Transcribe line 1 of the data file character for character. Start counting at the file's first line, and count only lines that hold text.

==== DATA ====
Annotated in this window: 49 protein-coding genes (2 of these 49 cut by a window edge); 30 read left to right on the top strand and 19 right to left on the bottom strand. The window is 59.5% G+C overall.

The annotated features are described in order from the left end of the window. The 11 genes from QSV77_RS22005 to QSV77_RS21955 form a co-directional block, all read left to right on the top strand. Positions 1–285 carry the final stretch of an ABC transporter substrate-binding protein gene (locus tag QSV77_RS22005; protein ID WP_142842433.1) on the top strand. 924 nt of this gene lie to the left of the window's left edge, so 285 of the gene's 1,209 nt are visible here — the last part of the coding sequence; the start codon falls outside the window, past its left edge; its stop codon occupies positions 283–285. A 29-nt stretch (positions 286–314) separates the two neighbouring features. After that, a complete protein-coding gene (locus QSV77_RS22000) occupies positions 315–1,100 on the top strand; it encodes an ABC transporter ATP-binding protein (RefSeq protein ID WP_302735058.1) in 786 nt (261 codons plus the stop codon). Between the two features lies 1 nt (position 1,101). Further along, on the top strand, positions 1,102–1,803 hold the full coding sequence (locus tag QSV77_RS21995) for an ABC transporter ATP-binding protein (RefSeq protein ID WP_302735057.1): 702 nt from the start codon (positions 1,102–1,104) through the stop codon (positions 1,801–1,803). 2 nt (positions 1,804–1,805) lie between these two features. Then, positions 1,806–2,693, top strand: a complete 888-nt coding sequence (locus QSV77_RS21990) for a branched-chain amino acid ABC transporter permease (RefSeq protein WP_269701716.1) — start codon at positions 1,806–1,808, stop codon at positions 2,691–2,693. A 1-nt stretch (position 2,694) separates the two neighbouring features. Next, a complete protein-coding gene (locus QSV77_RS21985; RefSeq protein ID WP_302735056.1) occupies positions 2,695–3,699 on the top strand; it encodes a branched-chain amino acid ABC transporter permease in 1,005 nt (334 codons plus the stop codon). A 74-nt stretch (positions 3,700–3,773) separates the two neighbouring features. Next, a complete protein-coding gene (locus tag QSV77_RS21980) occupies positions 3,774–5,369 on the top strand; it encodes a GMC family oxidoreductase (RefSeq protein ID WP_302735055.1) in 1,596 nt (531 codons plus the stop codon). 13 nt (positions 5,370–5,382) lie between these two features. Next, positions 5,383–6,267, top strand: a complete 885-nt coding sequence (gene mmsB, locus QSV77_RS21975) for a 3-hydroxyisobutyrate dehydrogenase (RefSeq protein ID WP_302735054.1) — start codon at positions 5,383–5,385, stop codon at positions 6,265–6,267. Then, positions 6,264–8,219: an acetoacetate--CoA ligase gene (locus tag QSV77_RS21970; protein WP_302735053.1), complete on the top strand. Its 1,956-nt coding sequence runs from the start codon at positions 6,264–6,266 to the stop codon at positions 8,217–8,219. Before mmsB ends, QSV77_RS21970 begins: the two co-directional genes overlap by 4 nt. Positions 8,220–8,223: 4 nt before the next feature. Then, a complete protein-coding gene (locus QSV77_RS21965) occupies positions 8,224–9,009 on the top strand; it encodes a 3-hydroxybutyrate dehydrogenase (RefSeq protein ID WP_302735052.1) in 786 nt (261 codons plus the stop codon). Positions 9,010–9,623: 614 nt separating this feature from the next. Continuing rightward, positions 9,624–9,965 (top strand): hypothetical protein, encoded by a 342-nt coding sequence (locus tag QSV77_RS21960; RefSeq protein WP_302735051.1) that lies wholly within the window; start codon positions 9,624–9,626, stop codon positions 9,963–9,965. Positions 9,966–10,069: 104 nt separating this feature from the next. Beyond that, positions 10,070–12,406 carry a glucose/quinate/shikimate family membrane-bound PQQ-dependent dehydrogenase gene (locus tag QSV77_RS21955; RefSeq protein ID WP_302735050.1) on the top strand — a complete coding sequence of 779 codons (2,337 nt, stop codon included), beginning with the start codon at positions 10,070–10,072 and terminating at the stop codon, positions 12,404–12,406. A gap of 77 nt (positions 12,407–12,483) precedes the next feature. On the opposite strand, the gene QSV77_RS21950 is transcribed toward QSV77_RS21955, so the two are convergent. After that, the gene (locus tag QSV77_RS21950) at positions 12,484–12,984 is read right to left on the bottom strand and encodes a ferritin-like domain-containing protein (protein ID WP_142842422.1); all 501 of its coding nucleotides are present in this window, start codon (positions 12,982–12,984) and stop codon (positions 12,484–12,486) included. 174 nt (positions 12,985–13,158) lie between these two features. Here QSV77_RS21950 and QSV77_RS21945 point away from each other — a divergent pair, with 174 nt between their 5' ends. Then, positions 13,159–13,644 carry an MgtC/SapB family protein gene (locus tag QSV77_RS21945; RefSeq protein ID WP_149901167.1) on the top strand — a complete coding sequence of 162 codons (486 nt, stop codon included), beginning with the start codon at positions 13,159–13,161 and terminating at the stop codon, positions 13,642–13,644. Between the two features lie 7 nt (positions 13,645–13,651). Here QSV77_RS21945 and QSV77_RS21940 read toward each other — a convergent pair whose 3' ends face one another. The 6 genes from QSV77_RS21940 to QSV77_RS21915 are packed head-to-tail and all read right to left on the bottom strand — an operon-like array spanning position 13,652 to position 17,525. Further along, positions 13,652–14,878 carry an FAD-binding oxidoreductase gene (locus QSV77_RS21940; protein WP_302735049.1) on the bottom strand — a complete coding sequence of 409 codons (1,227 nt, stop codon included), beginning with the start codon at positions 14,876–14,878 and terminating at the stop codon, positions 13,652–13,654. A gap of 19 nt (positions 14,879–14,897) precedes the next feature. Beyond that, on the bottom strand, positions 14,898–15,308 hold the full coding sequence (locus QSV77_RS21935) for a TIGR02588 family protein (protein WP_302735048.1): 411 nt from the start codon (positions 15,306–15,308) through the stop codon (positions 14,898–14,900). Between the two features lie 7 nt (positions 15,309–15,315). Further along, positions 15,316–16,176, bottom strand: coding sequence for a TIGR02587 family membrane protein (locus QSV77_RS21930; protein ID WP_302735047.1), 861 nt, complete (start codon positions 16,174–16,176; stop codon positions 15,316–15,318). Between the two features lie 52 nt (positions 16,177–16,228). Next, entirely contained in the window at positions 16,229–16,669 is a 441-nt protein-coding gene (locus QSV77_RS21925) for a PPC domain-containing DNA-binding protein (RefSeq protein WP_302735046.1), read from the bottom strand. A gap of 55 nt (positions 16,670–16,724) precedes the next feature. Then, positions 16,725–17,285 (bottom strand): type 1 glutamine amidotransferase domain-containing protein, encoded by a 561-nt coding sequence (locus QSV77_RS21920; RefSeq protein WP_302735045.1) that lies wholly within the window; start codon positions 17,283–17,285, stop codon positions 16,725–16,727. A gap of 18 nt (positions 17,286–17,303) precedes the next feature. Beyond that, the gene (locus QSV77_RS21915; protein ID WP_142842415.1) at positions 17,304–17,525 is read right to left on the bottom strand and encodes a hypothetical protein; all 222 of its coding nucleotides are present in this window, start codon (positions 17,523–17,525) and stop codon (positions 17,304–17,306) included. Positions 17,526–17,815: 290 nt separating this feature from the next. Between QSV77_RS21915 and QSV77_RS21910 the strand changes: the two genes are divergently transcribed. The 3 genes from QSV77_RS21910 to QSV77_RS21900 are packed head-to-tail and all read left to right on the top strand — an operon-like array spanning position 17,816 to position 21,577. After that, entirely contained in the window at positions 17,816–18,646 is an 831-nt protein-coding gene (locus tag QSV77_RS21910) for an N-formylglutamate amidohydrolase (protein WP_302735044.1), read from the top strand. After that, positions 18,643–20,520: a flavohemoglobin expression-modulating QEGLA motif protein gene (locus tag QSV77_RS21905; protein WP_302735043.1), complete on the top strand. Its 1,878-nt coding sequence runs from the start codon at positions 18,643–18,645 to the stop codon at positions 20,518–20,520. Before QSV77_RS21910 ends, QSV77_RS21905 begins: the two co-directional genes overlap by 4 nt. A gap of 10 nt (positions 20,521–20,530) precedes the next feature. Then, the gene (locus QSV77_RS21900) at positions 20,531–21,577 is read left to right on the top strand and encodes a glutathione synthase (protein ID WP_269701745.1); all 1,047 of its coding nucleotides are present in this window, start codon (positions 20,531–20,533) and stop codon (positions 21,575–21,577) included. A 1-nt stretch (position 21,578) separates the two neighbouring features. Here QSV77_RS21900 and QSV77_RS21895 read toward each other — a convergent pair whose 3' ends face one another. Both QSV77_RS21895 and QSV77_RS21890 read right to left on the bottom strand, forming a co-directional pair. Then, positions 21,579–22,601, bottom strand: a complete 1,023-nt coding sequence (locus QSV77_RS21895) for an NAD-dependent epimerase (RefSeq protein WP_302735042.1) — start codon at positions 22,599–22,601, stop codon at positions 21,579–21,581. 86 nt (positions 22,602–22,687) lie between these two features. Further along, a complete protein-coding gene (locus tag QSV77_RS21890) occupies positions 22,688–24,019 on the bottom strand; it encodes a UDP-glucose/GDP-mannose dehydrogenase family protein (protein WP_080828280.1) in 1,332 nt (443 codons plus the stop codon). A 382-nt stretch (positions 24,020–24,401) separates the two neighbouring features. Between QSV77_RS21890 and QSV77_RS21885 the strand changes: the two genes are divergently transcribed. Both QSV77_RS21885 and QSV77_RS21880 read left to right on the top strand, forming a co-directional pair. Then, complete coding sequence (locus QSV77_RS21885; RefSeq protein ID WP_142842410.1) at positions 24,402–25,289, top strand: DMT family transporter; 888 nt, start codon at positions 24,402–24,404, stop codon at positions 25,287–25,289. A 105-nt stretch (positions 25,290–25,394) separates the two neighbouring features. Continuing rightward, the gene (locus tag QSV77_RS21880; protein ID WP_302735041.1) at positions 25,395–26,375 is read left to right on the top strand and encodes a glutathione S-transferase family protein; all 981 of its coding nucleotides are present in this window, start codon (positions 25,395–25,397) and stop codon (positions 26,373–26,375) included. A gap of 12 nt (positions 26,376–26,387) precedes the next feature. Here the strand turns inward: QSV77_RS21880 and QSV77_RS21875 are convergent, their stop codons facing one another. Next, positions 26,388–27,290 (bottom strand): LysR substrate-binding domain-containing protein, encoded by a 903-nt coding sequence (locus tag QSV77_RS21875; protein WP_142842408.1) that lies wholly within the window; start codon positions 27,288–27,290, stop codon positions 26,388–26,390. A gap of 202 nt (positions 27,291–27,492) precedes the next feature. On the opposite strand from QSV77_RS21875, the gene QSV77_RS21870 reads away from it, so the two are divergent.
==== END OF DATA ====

Annotated in this window: 49 protein-coding genes (2 of these 49 cut by a window edge); 30 read left to right on the top strand and 19 right to left on the bottom strand. The window is 59.5% G+C overall.